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Should pitchers be considered for MLB's MVP award? [Updated]

September 28, 2011 |  9:50 am

Justin Verlander
Writers from around Tribune Co. discuss whether pitchers should be considered for Major League Baseball's MVP award. Check back throughout the day for more responses and join the discussion by voting in the poll and leaving a comment.

Jeff Schuler, Allentown Morning Call

Why wouldn't a pitcher be considered for the MVP?

The award isn't for the most outstanding player, or player of the year. It's for the most valuable player, and the last time I checked pitchers were players too.

Justin Verlander is on the verge of winning pitching's version of the Triple Crown, leading the American League in wins (by five), in strikeouts (by 20) and in ERA. Two-thirds of his 24 wins -– that's 16 for those who don't have a calculator handy -– have come after Detroit losses.

Plus, on the days he's on the mound, the Tiger bullpen can sleep until the seventh inning -– only eight times has he left a game before the seventh inning, just three times since Memorial Day. Who knows how many times a rested bullpen bailed Detroit out the day after a Verlander start.

The argument is that pitchers have their own award. But the Cy Young Award goes to the outstanding pitcher, not the most valuable.

A player's value is supposed to be taken into account by MVP voters. This year, American League voters shouldn’t have to look any further than Verlander to find their man.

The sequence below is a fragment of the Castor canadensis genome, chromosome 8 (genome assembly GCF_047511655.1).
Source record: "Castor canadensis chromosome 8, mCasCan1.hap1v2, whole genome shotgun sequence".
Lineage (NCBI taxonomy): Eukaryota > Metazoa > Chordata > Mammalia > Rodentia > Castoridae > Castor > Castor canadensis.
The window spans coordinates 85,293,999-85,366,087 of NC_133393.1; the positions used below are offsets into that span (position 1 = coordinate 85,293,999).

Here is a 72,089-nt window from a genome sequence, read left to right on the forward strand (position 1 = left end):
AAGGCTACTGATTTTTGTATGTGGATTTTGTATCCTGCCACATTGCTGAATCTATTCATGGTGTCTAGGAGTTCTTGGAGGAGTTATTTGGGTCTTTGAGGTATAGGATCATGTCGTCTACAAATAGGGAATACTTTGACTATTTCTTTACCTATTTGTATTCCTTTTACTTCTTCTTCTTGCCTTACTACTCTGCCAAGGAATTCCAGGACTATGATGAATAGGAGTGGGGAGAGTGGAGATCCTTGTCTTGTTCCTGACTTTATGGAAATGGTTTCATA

[Updated at 12:47 p.m.:

Ben Bolch, Los Angeles Times

Given the discrepancy in the potential impact of a position player and a pitcher, it would take something phenomenal -- a 25-win season or sub-1.00 earned run average -- for a starting pitcher to merit strong consideration for the most valuable player award. Relief pitchers, who show up for an inning or two at a time, shouldn't even be part of the discussion.

It's nothing against pitchers but merely a reflection of the way the game is constructed. Position players compete every day; starting pitchers, once every five days. So in one week, a position player could hit five homers, drive in 15 runs and make several sparkling defensive plays that influence the outcomes of multiple games while a pitcher could, at best, throw a shutout that helps his team win one game.

Being most valuable means having the greatest influence, thus it is almost impossible to fathom a pitcher earning that distinction.]

[Updated at 1:18 p.m.:

Steve Gould, Baltimore Sun

The most valuable player award should go to the person who is just that, regardless of position. That's not an opinion, it's written on the ballot: "Keep in mind that all players are eligible for MVP, including pitchers and designated hitters."

If a pitcher made a bigger contribution to his team than any other player, he is inherently the MVP. Some might argue that a player who takes the field every five days can't be more valuable than one who plays every day, but statistics don't bear that out.

Wins above replacement, a stat that encompasses all facets of the game to measure how many victories a player contributed to his team over a minor leaguer or bench player, is applicable to pitchers and position players.

Who's neck and neck with Jose Bautista in the AL this year, according to Justin Verlander.]


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Photo: Justin Verlander. Credit: Paul Sancya / Associated Press